What are moles?
Moles are small skin growths that can be anywhere on your body. They are usually dark in color and are round or oval. Almost everyone has some moles.
Moles often first appear when you are a child or teenager
They don't go away on their own
Moles don't hurt or itch
They don’t usually need treatment, unless they bother you
Moles are not cancer. However, a type of skin cancer called melanoma Melanoma Melanoma is a skin cancer that begins in the pigment-producing cells of the skin (melanocytes). Melanomas can begin on normal skin or in existing moles. They may be irregular, flat or raised... read more sometimes starts in a mole. Warning signs of cancer include the mole:
See a doctor if you have a mole that has changed.
What do moles look like?
Vary in size, from small dots to more than one inch (about 2 1/2 centimeters) across
Are symmetric, meaning if you were to draw a line down the middle, both halves would look the same
Are round or oval
May be flat or raised, smooth or rough, or have hairs growing from them
May be red at first but often turn tan, yellow, brown, blue-gray, or nearly black
Moles that are unusual ("atypical moles"):
Tend to be more than one color, especially brown and tan with a pink background
Have irregular shapes and edges
Are often bigger than other moles on your body
Usually show up on skin that gets sun but can be anywhere on your body
Atypical moles tend to run in families. People with even a few atypical moles are more likely to get melanoma.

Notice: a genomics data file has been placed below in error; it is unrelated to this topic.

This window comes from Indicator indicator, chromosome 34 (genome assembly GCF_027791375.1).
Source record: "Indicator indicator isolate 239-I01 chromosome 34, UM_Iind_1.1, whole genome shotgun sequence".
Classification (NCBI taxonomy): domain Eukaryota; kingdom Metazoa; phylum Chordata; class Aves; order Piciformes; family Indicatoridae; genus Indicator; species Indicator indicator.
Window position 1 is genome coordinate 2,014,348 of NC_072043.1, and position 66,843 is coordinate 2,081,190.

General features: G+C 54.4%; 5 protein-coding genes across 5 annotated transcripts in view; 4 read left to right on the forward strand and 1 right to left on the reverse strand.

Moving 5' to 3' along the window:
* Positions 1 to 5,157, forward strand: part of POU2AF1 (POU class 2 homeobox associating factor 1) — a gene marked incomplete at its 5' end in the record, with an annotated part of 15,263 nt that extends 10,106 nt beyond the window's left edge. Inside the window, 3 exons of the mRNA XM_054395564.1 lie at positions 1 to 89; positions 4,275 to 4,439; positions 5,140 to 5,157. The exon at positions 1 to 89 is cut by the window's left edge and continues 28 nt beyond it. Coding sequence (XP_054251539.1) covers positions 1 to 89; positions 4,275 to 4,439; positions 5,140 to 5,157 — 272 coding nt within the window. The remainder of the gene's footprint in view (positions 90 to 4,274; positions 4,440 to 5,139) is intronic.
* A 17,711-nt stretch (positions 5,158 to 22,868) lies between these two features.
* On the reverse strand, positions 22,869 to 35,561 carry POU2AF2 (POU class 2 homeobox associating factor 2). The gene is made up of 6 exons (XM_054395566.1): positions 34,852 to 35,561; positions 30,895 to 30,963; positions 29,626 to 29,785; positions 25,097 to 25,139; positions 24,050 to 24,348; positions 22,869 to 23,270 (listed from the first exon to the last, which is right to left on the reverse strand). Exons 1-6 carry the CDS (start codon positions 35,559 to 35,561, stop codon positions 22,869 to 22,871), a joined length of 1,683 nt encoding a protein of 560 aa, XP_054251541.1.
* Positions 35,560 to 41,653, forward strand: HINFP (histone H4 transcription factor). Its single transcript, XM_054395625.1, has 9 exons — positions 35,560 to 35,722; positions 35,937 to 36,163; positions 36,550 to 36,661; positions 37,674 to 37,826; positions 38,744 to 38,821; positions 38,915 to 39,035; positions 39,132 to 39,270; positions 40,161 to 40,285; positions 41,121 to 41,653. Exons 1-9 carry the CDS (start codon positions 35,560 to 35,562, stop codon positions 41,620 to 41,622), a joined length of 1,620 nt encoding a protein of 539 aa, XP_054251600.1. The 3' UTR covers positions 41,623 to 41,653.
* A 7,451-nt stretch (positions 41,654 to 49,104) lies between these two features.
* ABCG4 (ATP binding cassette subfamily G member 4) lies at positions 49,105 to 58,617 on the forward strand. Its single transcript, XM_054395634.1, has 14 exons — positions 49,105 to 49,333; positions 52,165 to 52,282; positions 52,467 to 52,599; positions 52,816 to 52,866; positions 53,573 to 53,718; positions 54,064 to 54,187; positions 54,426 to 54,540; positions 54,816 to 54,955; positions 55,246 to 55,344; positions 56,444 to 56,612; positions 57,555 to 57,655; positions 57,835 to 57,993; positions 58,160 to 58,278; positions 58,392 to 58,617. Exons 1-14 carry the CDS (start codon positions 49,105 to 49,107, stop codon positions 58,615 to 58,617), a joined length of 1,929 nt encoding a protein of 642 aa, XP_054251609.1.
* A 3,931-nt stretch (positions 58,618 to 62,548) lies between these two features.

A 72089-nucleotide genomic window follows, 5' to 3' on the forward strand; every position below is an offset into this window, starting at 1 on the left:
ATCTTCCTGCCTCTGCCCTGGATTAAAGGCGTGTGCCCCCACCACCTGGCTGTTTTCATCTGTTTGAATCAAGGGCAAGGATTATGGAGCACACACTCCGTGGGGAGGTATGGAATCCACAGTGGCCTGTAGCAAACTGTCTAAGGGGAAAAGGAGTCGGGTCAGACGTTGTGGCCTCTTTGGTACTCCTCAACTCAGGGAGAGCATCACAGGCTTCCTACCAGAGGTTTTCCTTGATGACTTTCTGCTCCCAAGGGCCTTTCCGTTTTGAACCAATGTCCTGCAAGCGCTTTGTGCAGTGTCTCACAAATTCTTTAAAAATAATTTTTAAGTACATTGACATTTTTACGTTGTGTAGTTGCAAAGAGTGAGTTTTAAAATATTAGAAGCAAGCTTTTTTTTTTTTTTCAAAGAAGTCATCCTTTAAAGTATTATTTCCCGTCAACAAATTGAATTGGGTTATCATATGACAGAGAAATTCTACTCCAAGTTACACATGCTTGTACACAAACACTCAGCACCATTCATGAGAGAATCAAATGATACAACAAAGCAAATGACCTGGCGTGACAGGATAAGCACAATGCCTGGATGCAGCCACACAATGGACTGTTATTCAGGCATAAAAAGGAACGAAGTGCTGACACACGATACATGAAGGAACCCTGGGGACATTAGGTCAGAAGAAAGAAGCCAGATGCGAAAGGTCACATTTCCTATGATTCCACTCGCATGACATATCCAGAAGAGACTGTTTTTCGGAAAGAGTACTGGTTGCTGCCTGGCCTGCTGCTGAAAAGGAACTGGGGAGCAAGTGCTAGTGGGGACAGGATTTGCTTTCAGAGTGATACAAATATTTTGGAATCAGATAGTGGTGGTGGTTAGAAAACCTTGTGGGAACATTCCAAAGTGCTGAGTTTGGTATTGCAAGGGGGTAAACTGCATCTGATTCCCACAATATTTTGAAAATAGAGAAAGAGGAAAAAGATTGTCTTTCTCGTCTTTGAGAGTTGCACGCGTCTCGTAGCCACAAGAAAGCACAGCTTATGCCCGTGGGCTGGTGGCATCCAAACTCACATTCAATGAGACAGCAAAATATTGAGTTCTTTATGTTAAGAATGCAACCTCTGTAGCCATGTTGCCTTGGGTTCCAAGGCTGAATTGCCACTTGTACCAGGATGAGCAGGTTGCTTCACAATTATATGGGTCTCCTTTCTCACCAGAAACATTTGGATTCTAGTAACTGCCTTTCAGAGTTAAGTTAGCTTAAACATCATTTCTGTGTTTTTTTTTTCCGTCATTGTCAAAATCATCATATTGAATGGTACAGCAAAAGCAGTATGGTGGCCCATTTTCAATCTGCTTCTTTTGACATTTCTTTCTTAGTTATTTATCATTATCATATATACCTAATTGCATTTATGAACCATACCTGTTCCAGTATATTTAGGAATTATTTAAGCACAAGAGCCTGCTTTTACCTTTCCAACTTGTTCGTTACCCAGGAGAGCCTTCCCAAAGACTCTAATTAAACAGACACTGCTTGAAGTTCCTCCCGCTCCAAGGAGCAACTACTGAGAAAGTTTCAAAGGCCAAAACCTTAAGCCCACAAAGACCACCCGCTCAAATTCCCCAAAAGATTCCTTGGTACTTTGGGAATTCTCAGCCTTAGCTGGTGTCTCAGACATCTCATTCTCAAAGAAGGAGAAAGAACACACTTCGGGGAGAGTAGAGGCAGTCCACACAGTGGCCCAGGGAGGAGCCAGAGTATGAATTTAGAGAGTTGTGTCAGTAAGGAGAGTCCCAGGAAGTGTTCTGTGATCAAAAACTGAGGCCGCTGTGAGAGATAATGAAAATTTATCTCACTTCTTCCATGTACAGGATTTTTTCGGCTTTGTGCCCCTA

When should I see a doctor about a mole?
Have a doctor look at a mole if it:
Becomes painful or itchy
Changes shape, grows, or is wider than a pencil eraser
Changes color, has unusual colors, or is darker or differently colored than your other moles
Isn't the same shape on both sides
Has borders that aren’t round or oval
Appears when you're age 30 or older
How do doctors treat moles?
Most moles are harmless and don’t need treatment. Your doctor can remove moles that are uncomfortable.
Your doctor will:
Look closely at your moles
Check if an atypical mole is cancerous by looking at a piece of it under a microscope (biopsy)
Do surgery to remove the mole (if it is cancerous) and the skin around the mole
How can I prevent melanoma?
Melanoma is a serious, life-threatening skin cancer. Check moles for any changes. Have a doctor look at any moles that have changed.
You are at higher risk for melanoma if you have:
More than 50 moles
A family member who has had melanoma
If you're at higher risk for melanoma, doctors may want you to:
Have your skin checked at least once a year by a dermatologist (a skin doctor)
Have any atypical moles that have changed removed right away
Because skin damage caused by the sun increases your risk for melanoma (as well as other skin cancers), make sure you:
Avoid sunburn and tanning
Avoid being out in the sun between 10:00 in the morning and 3:00 in the afternoon
Apply sunscreen to skin exposed to the sun
Wear a hat and clothing that protects you from the sun